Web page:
We have frequently endeavored to effect in our respective states, the happy discrimination which pervades this system; but finding we could not bring the states into it individually, we have determined … and have taken pains to leave the legislature of each free and independent state, as they now call themselves, in such a situation that they will eventually be absorbed by our grand continental vortex, or dwindle into petty corporations, and have power over little else than yoaking hogs or determining the width of cart wheels. But (aware that an intention to annihilate state legislatures, would be objected to our favorite scheme) we have made their existence (as a board of electors) necessary to ours. This furnishes us and our advocates with a fine answer to any clamors that may be raised on this subject. We have so interwoven continental and state legislatures that they cannot exist separately; whereas we in truth only leave them the power of electing us, for what can a provincial legislature do when we possess the exclusive regulation of external and internal commerce, excise, duties, imposts, post-offices and roads; when we and we alone, have the power to wage war, make peace, coin money (if we can get bullion) if not, borrow money, organize the militia and call them forth to execute our decrees, and crush insurrections assisted by a noble body of veterans subject to our nod, which we have the power of raising and keeping even in the time of peace. What have we to fear from state legislatures or even from states, when we are armed with such powers, with a president at our head? (A name we thought proper to adopt in conformity to the prejudices of a silly people who are so foolishly fond of a Republican government, that we were obliged to accommodate in names and forms to them, in order more effectually to secure the substance of our proposed plan; but we all know that Cromwell was a King, with the title of Protector). I repeat it, what have we to fear armed with such powers, with a president at our head who is captain-general of the army, navy and militia of the United States, who can make and unmake treaties, appoint and commission ambassadors and other ministers, who can grant or refuse reprieves or pardons, who can make judges of the supreme and other continental courts—in short, who will be the source, the fountain of honor, profit and power, whose influence like the rays of the sun, will diffuse itself far and wide, will exhale all democratical vapors and break the clouds of popular insurrection? But again gentlemen, our judicial power is a strong work, a masked battery, few people see the guns we can and will ere long play off from it. For the judicial power embraces every question which can arise in law or equity, under this constitution and under the laws of "the United States" (which laws will be, you know, the supreme laws of the land). This power extends to all cases, affecting ambassadors or other public ministers, "and consuls; to all cases of admiralty and maritime jurisdiction; to controversies to which the United States shall be a party; to controversies between two or more States; between a State and citizens of another State; between citizens of different States; between citizens of the same State, claiming lands under grants of different States; and between a State or the citizens thereof, and foreign States, citizens or subjects."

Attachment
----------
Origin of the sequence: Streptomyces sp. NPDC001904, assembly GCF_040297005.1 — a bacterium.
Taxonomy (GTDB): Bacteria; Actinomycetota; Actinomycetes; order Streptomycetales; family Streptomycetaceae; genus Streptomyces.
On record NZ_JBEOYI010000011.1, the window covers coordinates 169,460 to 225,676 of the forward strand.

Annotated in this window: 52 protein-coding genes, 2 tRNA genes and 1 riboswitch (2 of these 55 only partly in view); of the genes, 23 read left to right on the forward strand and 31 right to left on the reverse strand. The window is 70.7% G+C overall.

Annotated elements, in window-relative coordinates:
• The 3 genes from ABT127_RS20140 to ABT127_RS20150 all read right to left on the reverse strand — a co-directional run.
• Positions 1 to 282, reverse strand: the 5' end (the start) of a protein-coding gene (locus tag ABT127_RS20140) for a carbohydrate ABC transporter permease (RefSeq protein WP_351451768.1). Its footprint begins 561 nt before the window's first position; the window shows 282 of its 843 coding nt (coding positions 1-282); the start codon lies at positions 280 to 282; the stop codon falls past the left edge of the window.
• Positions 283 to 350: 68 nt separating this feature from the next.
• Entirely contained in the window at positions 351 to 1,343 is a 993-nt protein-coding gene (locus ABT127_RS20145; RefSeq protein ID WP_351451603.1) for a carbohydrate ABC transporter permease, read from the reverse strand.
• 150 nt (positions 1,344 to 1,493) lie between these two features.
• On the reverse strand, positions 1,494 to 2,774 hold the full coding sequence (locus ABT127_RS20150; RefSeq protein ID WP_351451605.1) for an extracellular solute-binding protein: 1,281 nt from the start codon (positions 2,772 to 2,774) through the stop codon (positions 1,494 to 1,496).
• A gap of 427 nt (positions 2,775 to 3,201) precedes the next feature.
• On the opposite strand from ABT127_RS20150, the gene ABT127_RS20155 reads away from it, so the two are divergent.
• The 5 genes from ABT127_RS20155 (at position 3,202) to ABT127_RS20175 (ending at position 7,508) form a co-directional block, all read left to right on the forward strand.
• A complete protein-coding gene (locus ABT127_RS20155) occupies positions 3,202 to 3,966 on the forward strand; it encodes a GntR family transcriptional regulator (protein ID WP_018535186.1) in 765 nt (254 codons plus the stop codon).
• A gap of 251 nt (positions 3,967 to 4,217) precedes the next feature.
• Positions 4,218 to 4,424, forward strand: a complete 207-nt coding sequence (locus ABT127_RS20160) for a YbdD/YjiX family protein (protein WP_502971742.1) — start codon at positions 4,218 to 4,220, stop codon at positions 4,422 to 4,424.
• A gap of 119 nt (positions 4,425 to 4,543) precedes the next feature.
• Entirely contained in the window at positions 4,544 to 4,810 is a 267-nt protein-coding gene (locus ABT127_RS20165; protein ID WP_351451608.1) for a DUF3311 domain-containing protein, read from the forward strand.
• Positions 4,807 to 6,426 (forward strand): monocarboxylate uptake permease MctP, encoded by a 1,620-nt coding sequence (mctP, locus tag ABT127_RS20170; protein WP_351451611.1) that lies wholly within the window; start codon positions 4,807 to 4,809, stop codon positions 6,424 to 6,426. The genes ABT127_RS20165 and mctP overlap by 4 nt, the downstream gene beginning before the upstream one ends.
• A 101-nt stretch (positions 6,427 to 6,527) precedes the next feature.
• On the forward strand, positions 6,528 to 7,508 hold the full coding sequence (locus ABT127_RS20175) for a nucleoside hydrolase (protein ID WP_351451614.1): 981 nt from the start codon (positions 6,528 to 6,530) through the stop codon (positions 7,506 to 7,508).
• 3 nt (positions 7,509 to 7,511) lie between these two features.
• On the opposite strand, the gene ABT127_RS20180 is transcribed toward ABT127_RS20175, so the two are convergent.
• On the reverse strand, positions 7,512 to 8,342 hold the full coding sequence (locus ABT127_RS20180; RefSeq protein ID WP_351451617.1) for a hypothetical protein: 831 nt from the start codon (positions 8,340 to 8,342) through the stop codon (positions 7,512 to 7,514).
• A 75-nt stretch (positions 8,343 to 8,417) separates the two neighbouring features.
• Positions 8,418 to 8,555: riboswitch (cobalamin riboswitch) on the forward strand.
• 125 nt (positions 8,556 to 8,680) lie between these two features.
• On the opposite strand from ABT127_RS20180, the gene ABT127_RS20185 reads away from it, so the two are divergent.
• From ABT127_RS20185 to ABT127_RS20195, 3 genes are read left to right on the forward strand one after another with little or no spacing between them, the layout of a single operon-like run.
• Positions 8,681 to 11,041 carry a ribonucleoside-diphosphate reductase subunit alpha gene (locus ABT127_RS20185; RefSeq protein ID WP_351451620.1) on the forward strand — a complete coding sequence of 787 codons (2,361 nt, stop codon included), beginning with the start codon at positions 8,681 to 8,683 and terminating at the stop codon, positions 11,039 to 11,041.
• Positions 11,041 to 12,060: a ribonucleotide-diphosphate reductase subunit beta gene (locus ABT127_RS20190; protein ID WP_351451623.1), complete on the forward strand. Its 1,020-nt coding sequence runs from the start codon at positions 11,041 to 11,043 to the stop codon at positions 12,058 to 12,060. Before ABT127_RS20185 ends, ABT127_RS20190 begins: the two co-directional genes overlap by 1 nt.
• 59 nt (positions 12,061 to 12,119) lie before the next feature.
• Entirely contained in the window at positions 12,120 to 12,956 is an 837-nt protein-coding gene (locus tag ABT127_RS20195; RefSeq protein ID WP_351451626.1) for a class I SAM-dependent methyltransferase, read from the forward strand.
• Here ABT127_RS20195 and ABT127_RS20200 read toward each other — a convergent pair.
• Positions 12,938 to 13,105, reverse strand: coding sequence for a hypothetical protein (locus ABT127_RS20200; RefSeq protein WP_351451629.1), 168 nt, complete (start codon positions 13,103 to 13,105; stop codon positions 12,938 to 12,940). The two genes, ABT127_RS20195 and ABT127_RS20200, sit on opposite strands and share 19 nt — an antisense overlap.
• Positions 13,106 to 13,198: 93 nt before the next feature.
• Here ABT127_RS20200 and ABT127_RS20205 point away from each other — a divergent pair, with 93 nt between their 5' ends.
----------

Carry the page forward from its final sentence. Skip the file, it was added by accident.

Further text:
Now, can a question arise in the colonial courts, which the ingenuity or sophistry of an able lawyer may not bring within one or other of the above cases? Certainly not. Then our court will have original or appellate jurisdiction in all cases—and if so, how fallen are state judicatures—and must not every provincial law yield to our supreme flat? Our constitution answers yes.… And finally we shall entrench ourselves so as to laugh at the cabals of the commonalty. A few regiments will do at first; it must be spread abroad that they are absolutely necessary to defend the frontiers. Now a regiment and then a legion must be added quietly; by and by a frigate or two must be built, still taking care to intimate that they are essential to the support of our revenue laws and to prevent smuggling. We have said nothing about a bill of rights, for we viewed it as an eternal clog upon our designs, as a lock chain to the wheels of government—though, by the way, as we have not insisted on rotation in our offices, the simile of a wheel is ill. We have for some time considered the freedom of the press as a great evil—it spreads information, and begets a licentiousness in the people which needs the rein more than the spur; besides, a daring printer may expose the plans of government and lessen the consequence of our president and senate—for these and many other reasons we have said nothing with respect to the "right of the people to speak and publish their sentiments" or about their "palladiums of liberty" and such stuff. We do not much like that sturdy privilege of the people—the right to demand the writ of habeas corpus. We have therefore reserved the power of refusing it in cases of rebellion, and you know we are the judges of what is rebellion.… Our friends we find have been assiduous in representing our federal calamities, until at length the people at large—frightened by the gloomy picture on one side, and allured by the prophecies of some of our fanciful and visionary adherents on the other—are ready to accept and confirm our proposed government without the delay or forms of examination—which was the more to be wished, as they are wholly unfit to investigate the principles or pronounce on the merit of so exquisite a system. Impressed with a conviction that this constitution is calculated to restrain the influence and power of the LOWER CLASS—to draw that discrimination we have so long sought after; to secure to our friends privileges and offices, which were not to be … [obtained] under the former government, because they were in common; to take the burden of legislation and attendance on public business off the commonalty, who will be much better able thereby to prosecute with effect their private business; to destroy that political thirteen headed monster, the state sovereignties; to check the licentiousness of the people by making it dangerous to speak or publish daring or tumultuary sentiments; to enforce obedience to laws by a strong executive, aided by military pensioners; and finally to promote the public and private interests of the better kind of people—we submit it to your judgment to take such measures for its adoption as you in your wisdom may think fit.
Signed by unanimous order of the lords spiritual and temporal.